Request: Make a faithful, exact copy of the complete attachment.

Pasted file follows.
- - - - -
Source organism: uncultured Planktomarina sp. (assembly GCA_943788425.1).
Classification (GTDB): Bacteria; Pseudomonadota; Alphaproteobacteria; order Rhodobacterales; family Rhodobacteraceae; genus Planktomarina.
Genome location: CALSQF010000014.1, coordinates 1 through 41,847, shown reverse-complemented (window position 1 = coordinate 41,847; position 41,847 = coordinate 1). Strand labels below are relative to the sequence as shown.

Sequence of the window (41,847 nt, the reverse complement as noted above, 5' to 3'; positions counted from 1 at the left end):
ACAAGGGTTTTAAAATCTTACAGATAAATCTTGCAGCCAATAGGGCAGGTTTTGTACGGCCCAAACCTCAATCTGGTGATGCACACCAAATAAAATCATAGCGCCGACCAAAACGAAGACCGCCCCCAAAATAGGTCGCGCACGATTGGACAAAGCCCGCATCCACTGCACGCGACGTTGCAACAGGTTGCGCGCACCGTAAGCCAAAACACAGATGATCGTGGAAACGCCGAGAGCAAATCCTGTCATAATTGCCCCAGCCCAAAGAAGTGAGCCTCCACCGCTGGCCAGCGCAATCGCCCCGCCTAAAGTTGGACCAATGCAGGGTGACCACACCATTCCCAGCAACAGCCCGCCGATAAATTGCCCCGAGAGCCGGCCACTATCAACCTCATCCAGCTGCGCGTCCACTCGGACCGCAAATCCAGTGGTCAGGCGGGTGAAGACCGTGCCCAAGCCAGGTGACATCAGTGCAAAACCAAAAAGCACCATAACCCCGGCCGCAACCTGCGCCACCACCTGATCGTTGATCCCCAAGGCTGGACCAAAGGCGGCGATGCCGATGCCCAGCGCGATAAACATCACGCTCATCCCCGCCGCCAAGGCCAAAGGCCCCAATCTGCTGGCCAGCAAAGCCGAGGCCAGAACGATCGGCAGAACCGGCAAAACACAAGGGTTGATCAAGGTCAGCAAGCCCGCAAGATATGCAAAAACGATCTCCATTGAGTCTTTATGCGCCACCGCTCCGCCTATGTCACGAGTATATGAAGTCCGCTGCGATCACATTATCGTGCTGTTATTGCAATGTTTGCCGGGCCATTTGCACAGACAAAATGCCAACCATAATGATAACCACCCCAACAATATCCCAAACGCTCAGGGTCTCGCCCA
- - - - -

Source organism: uncultured Planktomarina sp. (assembly GCA_943788425.1).
Classification (GTDB): Bacteria; Pseudomonadota; Alphaproteobacteria; order Rhodobacterales; family Rhodobacteraceae; genus Planktomarina.
Genome location: CALSQF010000014.1, coordinates 1 through 41,847, shown reverse-complemented (window position 1 = coordinate 41,847; position 41,847 = coordinate 1). Strand labels below are relative to the sequence as shown.

Sequence of the window (41,847 nt, the reverse complement as noted above, 5' to 3'; positions counted from 1 at the left end):
ACAAGGGTTTTAAAATCTTACAGATAAATCTTGCAGCCAATAGGGCAGGTTTTGTACGGCCCAAACCTCAATCTGGTGATGCACACCAAATAAAATCATAGCGCCGACCAAAACGAAGACCGCCCCCAAAATAGGTCGCGCACGATTGGACAAAGCCCGCATCCACTGCACGCGACGTTGCAACAGGTTGCGCGCACCGTAAGCCAAAACACAGATGATCGTGGAAACGCCGAGAGCAAATCCTGTCATAATTGCCCCAGCCCAAAGAAGTGAGCCTCCACCGCTGGCCAGCGCAATCGCCCCGCCTAAAGTTGGACCAATGCAGGGTGACCACACCATTCCCAGCAACAGCCCGCCGATAAATTGCCCCGAGAGCCGGCCACTATCAACCTCATCCAGCTGCGCGTCCACTCGGACCGCAAATCCAGTGGTCAGGCGGGTGAAGACCGTGCCCAAGCCAGGTGACATCAGTGCAAAACCAAAAAGCACCATAACCCCGGCCGCAACCTGCGCCACCACCTGATCGTTGATCCCCAAGGCTGGACCAAAGGCGGCGATGCCGATGCCCAGCGCGATAAACATCACGCTCATCCCCGCCGCCAAGGCCAAAGGCCCCAATCTGCTGGCCAGCAAAGCCGAGGCCAGAACGATCGGCAGAACCGGCAAAACACAAGGGTTGATCAAGGTCAGCAAGCCCGCAAGATATGCAAAAACGATCTCCATTGAGTCTTTATGCGCCACCGCTCCGCCTATGTCACGAGTATATGAAGTCCGCTGCGATCACATTATCGTGCTGTTATTGCAATGTTTGCCGGGCCATTTGCACAGACAAAATGCCAACCATAATGATAACCACCCCAACAATATCCCAAACGCTCAGGGTCTCGCCCA